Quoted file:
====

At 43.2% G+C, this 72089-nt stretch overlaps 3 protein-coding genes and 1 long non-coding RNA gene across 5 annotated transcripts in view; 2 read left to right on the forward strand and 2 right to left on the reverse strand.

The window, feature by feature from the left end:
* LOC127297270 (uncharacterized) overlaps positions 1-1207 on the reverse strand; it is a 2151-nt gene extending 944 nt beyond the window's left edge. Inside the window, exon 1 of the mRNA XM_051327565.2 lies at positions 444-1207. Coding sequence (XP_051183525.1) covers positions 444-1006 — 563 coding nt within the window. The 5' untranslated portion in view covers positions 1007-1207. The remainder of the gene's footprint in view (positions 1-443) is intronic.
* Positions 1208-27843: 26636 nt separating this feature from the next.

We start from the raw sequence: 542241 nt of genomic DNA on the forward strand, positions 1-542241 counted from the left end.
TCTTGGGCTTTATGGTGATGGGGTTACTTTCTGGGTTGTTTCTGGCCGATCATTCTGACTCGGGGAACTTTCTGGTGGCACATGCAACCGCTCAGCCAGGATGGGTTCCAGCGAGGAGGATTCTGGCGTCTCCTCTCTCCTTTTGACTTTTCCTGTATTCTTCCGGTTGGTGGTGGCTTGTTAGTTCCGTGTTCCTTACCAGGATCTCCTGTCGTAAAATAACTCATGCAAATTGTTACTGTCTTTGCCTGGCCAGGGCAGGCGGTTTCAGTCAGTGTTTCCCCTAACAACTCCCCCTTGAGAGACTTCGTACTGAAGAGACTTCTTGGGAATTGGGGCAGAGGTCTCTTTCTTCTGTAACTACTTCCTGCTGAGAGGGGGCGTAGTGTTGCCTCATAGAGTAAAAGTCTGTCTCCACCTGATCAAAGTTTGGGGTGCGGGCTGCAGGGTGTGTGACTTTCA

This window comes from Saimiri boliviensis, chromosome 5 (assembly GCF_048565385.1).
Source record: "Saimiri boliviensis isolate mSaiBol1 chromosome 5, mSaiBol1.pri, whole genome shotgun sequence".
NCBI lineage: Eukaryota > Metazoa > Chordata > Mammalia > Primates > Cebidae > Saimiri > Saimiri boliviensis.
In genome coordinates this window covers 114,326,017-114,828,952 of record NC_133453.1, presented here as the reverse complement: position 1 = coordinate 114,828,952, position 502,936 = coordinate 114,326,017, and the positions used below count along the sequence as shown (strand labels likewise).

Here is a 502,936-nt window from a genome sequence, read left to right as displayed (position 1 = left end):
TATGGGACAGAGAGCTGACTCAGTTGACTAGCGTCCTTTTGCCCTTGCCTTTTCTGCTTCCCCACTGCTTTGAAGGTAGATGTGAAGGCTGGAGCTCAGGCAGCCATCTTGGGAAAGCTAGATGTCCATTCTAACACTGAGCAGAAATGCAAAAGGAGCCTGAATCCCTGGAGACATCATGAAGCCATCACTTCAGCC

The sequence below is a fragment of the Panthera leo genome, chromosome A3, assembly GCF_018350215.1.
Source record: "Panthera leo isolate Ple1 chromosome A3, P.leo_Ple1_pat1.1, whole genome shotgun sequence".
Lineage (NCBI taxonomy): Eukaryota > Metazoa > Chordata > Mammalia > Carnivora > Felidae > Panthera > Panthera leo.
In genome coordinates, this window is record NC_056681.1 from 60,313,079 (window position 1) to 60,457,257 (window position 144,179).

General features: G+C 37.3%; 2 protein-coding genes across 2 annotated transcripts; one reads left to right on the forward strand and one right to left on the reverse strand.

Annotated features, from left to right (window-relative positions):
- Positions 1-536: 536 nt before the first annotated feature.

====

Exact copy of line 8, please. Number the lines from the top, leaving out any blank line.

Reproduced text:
Source record: "Saimiri boliviensis isolate mSaiBol1 chromosome 5, mSaiBol1.pri, whole genome shotgun sequence".